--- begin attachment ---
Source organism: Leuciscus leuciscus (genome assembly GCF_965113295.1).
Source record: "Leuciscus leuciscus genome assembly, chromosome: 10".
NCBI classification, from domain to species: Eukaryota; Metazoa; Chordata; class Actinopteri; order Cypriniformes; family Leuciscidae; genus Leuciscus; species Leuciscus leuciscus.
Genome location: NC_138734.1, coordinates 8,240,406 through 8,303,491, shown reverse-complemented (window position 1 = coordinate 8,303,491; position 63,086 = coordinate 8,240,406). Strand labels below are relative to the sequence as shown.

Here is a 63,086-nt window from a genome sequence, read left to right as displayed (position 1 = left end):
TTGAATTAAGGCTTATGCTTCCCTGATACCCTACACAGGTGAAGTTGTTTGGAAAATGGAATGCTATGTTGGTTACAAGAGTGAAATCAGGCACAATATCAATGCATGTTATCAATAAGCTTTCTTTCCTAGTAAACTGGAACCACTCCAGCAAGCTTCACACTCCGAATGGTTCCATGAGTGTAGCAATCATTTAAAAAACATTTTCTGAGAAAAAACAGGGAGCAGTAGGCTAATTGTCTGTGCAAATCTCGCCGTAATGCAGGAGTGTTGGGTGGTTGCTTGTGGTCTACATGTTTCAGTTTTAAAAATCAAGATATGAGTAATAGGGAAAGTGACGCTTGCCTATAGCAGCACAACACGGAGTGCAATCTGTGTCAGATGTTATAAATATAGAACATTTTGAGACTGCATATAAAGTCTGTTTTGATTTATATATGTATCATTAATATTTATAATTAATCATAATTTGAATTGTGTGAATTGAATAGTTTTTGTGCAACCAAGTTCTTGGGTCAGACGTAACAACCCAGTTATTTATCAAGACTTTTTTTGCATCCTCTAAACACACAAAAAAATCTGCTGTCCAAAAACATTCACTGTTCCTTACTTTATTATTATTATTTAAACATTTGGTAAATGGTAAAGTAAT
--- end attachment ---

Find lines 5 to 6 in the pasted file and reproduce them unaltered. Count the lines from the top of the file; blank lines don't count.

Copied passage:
Here is a 63,086-nt window from a genome sequence, read left to right as displayed (position 1 = left end):
TTGAATTAAGGCTTATGCTTCCCTGATACCCTACACAGGTGAAGTTGTTTGGAAAATGGAATGCTATGTTGGTTACAAGAGTGAAATCAGGCACAATATCAATGCATGTTATCAATAAGCTTTCTTTCCTAGTAAACTGGAACCACTCCAGCAAGCTTCACACTCCGAATGGTTCCATGAGTGTAGCAATCATTTAAAAAACATTTTCTGAGAAAAAACAGGGAGCAGTAGGCTAATTGTCTGTGCAAATCTCGCCGTAATGCAGGAGTGTTGGGTGGTTGCTTGTGGTCTACATGTTTCAGTTTTAAAAATCAAGATATGAGTAATAGGGAAAGTGACGCTTGCCTATAGCAGCACAACACGGAGTGCAATCTGTGTCAGATGTTATAAATATAGAACATTTTGAGACTGCATATAAAGTCTGTTTTGATTTATATATGTATCATTAATATTTATAATTAATCATAATTTGAATTGTGTGAATTGAATAGTTTTTGTGCAACCAAGTTCTTGGGTCAGACGTAACAACCCAGTTATTTATCAAGACTTTTTTTGCATCCTCTAAACACACAAAAAAATCTGCTGTCCAAAAACATTCACTGTTCCTTACTTTATTATTATTATTTAAACATTTGGTAAATGGTAAAGTAAT